HVAC Semi-snorkel stove heat transfer

  • Thread starter AlwaysDan
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Summary
How to catch heat from top of stove using circulating water.
Hi! Came across this forum while researching my project, and this seems like a good place to ask. Thanks in advance!

I'm building a hot tub that will use a 55 gallon steel drum wood stove as a heat source. The drum is built into one of the sides so that the majority of the stove is surrounded by water, with a small opening on the outside of the tub to load firewood/cleanout. The top of the drum is about 4 inches above water level, with a chimney coming from the top. I have an old pool pump that draws water from the side farthest from the drum, and plan to have that water run over the top of the stove down into the tub as a water feature/means to collect some heat from the top of the stove and bring it back into the tub.

I'm looking for suggestions of the best way to accomplish this, or if there are other ways of achieving the same result that I haven't thought of.

sketch.jpg
 

BvU

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Hello Dan, :welcome: !

Pleasant project :smile: !

You might want to organize some circulation, perferably natural convection.
Or else have some screen separating you from the hot drum.
I google 'hot tub with external coil' and get lots of links and images 😉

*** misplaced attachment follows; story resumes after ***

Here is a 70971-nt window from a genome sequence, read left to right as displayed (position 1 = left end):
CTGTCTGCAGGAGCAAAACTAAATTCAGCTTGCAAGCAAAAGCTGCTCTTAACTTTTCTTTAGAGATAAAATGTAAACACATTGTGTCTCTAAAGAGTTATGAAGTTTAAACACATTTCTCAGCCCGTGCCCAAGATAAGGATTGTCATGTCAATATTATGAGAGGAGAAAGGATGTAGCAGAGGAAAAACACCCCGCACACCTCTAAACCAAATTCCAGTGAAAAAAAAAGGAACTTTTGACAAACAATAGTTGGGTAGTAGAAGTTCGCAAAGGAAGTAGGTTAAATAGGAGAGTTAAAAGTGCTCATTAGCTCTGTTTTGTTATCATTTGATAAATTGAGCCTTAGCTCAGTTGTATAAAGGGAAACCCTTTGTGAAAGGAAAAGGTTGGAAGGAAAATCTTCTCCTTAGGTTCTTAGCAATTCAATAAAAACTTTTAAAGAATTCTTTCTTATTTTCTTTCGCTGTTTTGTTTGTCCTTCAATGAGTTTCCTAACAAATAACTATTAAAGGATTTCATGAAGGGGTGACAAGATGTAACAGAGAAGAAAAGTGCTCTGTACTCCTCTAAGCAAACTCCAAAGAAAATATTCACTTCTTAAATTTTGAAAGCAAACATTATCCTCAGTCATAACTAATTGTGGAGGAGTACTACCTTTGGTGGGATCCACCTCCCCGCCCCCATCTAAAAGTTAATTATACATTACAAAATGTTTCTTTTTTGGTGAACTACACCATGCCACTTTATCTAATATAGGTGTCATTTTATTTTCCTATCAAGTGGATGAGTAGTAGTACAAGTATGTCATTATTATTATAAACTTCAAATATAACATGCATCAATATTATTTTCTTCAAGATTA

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I'm looking for suggestion...
Just one small warning: if you overdo the utilization of the heat from the stove you can end with the exhaust having too low temperature and the stove choked (danger of having CO produced). Your idea with the pump (in some configuration) is fundamentally OK as enforced circulation, but make sure that you can hold back when that's what needed.
 
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Thank you both.

BVU - The external coil over the fire was one option that I looked at, and I might still be able to incorporate that into the flue. And there will definitely be a screen of some sort around the stove. (Although the stove below the water line stays cool)

Rive - I haven't had that problem yet, but while I can't control the flow rate of the water, I'll be able to adjust the amount that flows over the stove.

Right now, my problem is creating water tight seals where tank meets chimney; water has been leaking down and suppressing the fire. I might just place a metal pot on top of the drum for now to run the water through
 

anorlunda

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Just one small warning: if you overdo the utilization of the heat from the stove you can end with the exhaust having too low temperature and the stove choked (danger of having CO produced). Your idea with the pump (in some configuration) is fundamentally OK as enforced circulation, but make sure that you can hold back when that's what needed.
Rive - I haven't had that problem yet, but while I can't control the flow rate of the water, I'll be able to adjust the amount that flows over the stove.
Slow down. CO is a flaw that can kill people. You can't just wave your hands.

How will you know when it is adjusted correctly?
Is the stove outdoors or indoors?
 
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It's outside. Any fire will produce CO if it's overloaded or choked, so I'll look for a clean burn from the flue. Or if that doesn't work I can just wave my hands by the air intake.
 

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